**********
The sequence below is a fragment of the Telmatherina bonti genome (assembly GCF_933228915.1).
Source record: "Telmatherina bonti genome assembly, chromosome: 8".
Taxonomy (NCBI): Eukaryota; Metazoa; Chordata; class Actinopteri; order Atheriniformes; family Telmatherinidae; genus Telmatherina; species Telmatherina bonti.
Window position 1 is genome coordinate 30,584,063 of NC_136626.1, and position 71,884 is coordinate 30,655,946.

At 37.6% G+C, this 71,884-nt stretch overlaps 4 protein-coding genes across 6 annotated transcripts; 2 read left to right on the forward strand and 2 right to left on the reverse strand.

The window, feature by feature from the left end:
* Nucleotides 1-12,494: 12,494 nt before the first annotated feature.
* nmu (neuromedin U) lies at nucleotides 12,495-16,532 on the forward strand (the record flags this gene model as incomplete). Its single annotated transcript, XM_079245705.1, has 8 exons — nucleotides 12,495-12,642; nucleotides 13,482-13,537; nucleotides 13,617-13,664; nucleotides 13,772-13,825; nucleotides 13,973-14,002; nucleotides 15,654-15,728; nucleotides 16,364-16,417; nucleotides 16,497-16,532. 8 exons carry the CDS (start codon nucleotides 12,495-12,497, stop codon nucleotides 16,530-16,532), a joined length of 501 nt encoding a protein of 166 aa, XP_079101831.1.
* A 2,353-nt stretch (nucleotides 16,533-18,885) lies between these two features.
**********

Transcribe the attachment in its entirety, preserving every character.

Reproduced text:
The sequence below is a fragment of the Telmatherina bonti genome (assembly GCF_933228915.1).
Source record: "Telmatherina bonti genome assembly, chromosome: 8".
Taxonomy (NCBI): Eukaryota; Metazoa; Chordata; class Actinopteri; order Atheriniformes; family Telmatherinidae; genus Telmatherina; species Telmatherina bonti.
Window position 1 is genome coordinate 30,584,063 of NC_136626.1, and position 71,884 is coordinate 30,655,946.

At 37.6% G+C, this 71,884-nt stretch overlaps 4 protein-coding genes across 6 annotated transcripts; 2 read left to right on the forward strand and 2 right to left on the reverse strand.

The window, feature by feature from the left end:
* Nucleotides 1-12,494: 12,494 nt before the first annotated feature.
* nmu (neuromedin U) lies at nucleotides 12,495-16,532 on the forward strand (the record flags this gene model as incomplete). Its single annotated transcript, XM_079245705.1, has 8 exons — nucleotides 12,495-12,642; nucleotides 13,482-13,537; nucleotides 13,617-13,664; nucleotides 13,772-13,825; nucleotides 13,973-14,002; nucleotides 15,654-15,728; nucleotides 16,364-16,417; nucleotides 16,497-16,532. 8 exons carry the CDS (start codon nucleotides 12,495-12,497, stop codon nucleotides 16,530-16,532), a joined length of 501 nt encoding a protein of 166 aa, XP_079101831.1.
* A 2,353-nt stretch (nucleotides 16,533-18,885) lies between these two features.